Abe Streep is a contributing editor at Outside and a contributing writer at The California Sunday Magazine. His journalism has also appeared in Wired, Harper's, The Atavist, The New York Times Magazine, Men’s Journal, Bloomberg Businessweek, Popular Science, NewYorker.com, The Southern Review, and elsewhere.
Last December, when the Trump administration announced its decision to shrink Bears Ears National Monument, a crack team of Native American attorneys armed themselves with a lawsuit that ensured tribal voices will lead the legal battle to overturn it. Abe Streep reports on a historic case that will reverberate for generations.
How does a town go from logging and livestock to bits and bytes? Tiny Prineville, Oregon, is finding out as huge data centers from Apple and Facebook transform the timber town into a recreational hub of mountain bikers and craft brewers.
The iconic brand has long been the conscience of the outdoor industry, forsaking hefty profits to do the right thing. Now the company is going to war against the Trump administration over protections for public land in a bid to become a serious political player—which happens to be very good for sales.
A massive outcry killed a bill that would have sold off millions of acres of public lands—but don't expect that to be the last fight between the Republican Congress and the outdoor industry over their fate
After two years of unimaginable tragedy, everyone from outfitters and Sherpas to would-be climbers and the Nepalese government is questioning the future of commercial mountaineering. And then there’s Morton, a veteran guide who spent the past year asking: What happens when you try to leave the world’s most lucrative mountain forever?
The rules: Pilot a boat 750 miles from Port Townsend, Washington, to Ketchikan, Alaska—no motors allowed. The prize: $10,000 nailed to a piece of wood. The result: Seven capsizings, four lifesaving Big Macs, one dramatic coast guard rescue, and a cast of oddball adventurers who reclaimed the salty heart of ocean racing.
Human-rights superhero Kumi Naidoo has a tough assignment: lead the organization into 21st-century relevance. But after a year that saw activists lionized (imprisoned in Putin's jails) and then vilified (unfurling a banner on Peru's ancient Nazca lines), can he save the day?
Former reality-show skipper Chris Fischer has revolutionized shark science—with a daring system for catching the beasts alive and a radical new research-funding model. During an expedition off the coast of Chile that was interrupted by an undersea earthquake, our man wonders if this guy is the next Cousteau or a corporate-sponsored hype machine.
This Friday, Netflix releases Virunga, a documentary thriller about the fight to save the mountain gorillas of Congo’s Virunga National Park. We talked with warden Emmanuel de Merode on what it feels like to be shot while defending the most dangerous wilderness on earth.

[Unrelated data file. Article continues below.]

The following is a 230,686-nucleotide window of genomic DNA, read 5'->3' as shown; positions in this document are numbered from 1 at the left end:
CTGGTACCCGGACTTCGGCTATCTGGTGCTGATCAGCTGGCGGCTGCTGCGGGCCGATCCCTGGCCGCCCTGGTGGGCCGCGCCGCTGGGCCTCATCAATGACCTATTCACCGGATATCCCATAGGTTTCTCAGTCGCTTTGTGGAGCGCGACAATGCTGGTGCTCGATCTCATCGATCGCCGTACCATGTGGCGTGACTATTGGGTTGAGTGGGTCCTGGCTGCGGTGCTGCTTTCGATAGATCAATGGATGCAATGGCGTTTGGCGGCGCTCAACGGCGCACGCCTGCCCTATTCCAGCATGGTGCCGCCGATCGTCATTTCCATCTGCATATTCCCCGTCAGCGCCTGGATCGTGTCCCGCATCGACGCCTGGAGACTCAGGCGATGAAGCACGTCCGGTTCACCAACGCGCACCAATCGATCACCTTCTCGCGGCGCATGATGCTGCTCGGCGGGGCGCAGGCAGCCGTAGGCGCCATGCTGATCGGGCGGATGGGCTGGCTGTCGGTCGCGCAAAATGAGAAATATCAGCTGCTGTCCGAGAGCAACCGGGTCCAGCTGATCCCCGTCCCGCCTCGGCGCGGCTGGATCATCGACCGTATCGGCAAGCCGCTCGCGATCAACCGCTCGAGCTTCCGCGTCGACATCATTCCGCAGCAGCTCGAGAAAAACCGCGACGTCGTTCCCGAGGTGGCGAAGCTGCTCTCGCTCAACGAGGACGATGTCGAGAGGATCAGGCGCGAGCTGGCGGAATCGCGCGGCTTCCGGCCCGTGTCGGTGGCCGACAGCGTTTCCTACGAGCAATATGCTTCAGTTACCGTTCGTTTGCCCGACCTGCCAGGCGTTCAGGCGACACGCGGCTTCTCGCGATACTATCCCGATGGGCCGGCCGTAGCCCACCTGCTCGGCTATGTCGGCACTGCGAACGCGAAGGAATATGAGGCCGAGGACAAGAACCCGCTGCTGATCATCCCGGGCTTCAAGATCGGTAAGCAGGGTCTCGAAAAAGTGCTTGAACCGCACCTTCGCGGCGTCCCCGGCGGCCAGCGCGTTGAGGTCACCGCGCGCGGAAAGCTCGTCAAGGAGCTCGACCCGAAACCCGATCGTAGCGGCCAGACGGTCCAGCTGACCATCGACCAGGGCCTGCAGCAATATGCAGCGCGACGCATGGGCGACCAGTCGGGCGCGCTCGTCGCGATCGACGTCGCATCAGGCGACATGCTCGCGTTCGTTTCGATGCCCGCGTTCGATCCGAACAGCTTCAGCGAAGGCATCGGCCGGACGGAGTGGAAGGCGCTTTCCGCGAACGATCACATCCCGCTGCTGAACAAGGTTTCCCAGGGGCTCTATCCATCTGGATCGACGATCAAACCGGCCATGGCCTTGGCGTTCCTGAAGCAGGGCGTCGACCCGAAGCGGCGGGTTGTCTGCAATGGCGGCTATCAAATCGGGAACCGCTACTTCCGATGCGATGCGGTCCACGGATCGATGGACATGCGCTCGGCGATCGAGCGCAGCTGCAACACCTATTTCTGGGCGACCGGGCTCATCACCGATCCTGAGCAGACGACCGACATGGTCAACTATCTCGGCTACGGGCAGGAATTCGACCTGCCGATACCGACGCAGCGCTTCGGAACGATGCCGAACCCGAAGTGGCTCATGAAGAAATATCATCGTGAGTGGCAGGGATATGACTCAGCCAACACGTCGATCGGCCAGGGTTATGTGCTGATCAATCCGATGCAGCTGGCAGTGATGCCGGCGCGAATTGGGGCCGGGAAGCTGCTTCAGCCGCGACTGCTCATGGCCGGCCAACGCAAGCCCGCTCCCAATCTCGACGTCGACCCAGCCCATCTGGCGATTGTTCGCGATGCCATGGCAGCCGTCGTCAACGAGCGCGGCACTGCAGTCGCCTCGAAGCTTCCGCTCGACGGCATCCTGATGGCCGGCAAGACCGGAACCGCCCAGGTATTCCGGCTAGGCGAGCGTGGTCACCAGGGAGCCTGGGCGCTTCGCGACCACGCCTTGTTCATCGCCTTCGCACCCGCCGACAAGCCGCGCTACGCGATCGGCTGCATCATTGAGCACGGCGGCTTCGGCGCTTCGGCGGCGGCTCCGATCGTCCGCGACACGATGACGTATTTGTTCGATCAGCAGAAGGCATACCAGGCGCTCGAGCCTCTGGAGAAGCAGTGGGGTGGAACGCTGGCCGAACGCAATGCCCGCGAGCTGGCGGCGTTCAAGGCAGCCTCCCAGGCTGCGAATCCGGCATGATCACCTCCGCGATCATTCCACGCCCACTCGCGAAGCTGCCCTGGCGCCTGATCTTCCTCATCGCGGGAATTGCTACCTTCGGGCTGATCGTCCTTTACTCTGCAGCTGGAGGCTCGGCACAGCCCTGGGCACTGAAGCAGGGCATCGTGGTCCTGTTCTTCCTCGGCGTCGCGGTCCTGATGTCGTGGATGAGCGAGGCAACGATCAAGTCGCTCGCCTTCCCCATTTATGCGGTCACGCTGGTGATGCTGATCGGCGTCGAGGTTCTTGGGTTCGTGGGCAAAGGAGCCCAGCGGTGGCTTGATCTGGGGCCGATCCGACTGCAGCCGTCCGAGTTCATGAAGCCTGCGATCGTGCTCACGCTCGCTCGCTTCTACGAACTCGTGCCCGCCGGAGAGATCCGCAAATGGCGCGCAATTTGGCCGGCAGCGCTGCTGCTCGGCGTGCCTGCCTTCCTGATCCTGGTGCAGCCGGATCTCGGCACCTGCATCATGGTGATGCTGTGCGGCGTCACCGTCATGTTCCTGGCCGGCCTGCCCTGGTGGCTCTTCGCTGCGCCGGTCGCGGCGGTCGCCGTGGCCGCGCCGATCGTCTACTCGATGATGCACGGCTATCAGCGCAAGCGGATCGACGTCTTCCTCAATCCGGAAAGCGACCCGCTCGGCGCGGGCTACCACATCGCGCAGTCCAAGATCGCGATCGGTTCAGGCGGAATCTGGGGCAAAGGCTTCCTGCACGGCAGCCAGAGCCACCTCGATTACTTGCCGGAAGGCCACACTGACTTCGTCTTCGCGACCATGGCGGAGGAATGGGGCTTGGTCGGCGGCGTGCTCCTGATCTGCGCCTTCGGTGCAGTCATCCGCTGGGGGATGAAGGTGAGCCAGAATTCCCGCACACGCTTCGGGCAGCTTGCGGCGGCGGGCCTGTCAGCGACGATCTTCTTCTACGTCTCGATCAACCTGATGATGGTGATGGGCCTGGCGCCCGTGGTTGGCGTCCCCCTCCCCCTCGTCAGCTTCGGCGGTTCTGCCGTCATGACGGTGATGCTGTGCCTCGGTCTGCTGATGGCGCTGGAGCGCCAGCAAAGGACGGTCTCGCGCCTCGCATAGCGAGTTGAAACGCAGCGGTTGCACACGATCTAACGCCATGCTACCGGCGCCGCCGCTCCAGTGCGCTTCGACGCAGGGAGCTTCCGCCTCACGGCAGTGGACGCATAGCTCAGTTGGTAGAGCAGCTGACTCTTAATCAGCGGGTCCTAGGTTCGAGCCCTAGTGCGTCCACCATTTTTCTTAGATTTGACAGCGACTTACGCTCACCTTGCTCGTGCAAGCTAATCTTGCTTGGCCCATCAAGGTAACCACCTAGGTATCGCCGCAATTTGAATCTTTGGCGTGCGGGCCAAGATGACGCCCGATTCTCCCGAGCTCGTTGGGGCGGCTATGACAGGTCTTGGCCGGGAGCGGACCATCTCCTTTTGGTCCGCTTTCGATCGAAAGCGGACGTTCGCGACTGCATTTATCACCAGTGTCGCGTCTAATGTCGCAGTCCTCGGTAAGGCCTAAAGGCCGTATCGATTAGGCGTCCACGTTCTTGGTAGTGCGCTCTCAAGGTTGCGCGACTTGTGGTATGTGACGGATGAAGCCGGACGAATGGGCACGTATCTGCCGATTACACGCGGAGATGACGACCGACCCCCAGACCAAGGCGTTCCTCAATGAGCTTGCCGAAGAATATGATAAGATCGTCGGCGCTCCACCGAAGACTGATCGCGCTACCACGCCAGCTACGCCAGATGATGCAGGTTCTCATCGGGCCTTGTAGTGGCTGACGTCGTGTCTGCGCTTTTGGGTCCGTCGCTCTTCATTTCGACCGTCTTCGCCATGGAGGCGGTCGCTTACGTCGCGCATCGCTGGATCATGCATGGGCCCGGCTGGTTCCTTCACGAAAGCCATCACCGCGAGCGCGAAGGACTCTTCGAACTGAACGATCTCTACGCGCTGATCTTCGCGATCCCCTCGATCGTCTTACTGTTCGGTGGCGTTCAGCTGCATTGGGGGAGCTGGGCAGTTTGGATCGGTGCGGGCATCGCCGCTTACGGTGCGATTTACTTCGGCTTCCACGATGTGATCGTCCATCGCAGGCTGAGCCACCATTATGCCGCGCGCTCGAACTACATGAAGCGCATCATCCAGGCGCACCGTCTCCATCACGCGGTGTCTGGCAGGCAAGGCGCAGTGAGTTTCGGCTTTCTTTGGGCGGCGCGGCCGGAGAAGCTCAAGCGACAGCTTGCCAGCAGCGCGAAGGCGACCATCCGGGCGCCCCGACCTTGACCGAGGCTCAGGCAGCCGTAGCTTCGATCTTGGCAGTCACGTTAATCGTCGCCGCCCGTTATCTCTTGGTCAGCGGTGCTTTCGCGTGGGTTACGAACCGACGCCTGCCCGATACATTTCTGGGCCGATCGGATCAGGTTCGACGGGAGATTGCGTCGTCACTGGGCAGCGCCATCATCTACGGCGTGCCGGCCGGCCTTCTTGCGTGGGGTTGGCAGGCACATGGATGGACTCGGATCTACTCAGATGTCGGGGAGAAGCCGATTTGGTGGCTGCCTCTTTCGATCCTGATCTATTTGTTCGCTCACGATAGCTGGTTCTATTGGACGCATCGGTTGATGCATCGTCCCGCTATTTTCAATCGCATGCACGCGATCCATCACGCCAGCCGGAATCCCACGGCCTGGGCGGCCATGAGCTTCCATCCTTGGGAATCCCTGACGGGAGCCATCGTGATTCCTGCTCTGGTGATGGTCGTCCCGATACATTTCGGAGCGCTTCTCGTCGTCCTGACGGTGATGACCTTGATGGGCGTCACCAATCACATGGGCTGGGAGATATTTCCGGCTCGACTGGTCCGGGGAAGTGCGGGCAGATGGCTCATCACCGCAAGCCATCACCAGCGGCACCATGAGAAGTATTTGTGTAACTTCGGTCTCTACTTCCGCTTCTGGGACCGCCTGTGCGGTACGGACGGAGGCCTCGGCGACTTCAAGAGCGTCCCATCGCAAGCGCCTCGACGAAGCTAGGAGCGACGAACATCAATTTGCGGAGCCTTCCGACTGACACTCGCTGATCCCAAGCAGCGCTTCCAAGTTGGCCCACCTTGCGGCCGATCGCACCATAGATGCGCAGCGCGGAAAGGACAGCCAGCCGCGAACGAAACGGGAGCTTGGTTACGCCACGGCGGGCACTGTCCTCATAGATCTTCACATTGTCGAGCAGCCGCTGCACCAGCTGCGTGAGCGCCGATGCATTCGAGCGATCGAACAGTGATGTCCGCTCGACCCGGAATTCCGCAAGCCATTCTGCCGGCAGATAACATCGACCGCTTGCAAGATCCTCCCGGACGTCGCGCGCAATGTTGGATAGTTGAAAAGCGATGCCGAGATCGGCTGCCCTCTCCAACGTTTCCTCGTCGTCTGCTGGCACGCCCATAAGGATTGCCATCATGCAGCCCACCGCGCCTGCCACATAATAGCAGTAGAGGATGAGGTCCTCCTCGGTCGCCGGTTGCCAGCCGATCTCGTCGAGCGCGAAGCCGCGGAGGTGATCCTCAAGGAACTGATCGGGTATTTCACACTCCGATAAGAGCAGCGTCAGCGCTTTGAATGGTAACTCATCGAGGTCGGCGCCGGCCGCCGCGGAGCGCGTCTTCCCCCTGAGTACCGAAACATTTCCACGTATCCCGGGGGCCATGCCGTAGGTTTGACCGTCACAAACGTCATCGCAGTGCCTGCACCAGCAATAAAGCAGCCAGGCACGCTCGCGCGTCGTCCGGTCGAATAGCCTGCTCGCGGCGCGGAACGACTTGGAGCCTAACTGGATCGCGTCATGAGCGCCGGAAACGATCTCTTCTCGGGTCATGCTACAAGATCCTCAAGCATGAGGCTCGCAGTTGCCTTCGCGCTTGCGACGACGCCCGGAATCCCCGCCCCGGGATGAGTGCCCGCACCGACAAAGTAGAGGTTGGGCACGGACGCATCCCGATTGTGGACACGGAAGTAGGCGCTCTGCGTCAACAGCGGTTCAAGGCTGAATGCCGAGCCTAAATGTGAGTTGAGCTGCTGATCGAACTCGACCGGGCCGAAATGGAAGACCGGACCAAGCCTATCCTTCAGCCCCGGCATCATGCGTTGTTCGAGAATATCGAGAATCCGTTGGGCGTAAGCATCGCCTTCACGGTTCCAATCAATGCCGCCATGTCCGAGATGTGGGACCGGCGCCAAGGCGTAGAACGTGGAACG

Crying babies, endless delays, and that one aggressive seat-kicker are almost inevitable travel companions. Doesn't mean you can't have a nice journey: savvy packing will keep you collected and calm. We can't promise the same for the new parents across the aisle.
Outside senior editor Abe Streep joins Team Rubicon USA, a volunteer group of former active military personnel who deploy at a moment's notice to disaster zones, during recovery efforts following a fire that swept through Belle Harbor, Queens, on the night Hurricane Sandy hit
With Manhattan slowly coming back to life after Hurricane Sandy, Outside’s East Coast editor joins the leader of Long Island Search and Rescue for a tour of places the cops haven't made it to yet, where looters prey on homes in communities that will take years to rebuild
After sticking out Hurricane Irene, Maksim Charnyy didn't think Sandy would be any different. Ignoring mandatory evacuation orders, he stayed in his building with 70 or 80 percent of the other residents. And then the water came.
The island traps you. That’s what Manhattanites say when rationalizing their inability to travel freely. But with a little creativity, finding adventure is easier than you think. Outside fan Joe Sacaridiz, an ad-agency art director who lives in Hell’s Kitchen, spends spring and fall weekends climbing upstate and winters snowboarding in Vermont. Here’s
Activist Tim DeChristopher, currently serving out a sentence for fraud in Littleton, Colorado, reacts to losing his appeal last Friday and responds to criticism generated by a post in which he suggested that environmentalists should not vote for Obama
After the story "The Trials of Bidder 70" went to press, Outside obtained several e-mails, sent between current and former officials with the BLM and the U.S. Attorney’s office, that had been requested under the Freedom of Information Act.
Before the Tar Sands protests and before Occupy Wall Street, a young activist named Tim DeChristopher disrupted a federal oil- and gas-lease auction. The act made him a martyr for a newly radicalized environmental movement—and landed him in prison. This is his story.
We've got your all-access pass to summer: 21 DIY and outfitted adventures guaranteed to recharge for less than $500*. Just pick oneor fiveand leave your lawnmower behind.
*Transportation not included
South America contains the Amazon, the Andes, 19,000 miles of coastline, and arguably more adventure than any other continent. So where to start? These ten perfect trips, from exploratory rafting in Peru to skiing in Chile to beach-hopping Brazil.
Patagonia's Cotton Steersman Shirt (Inga Hendrickson) On your bod Patagonia's cotton Steersman shirt, because, seriously, technical wear for a fishing shirt? patagonia.com Fishpond San Juan Vertical Chest Pack (Courtesy of Fishpond) For day trips, Fishpond's San Juan Vertical Chest Pack fits two fly boxes and a flask—more…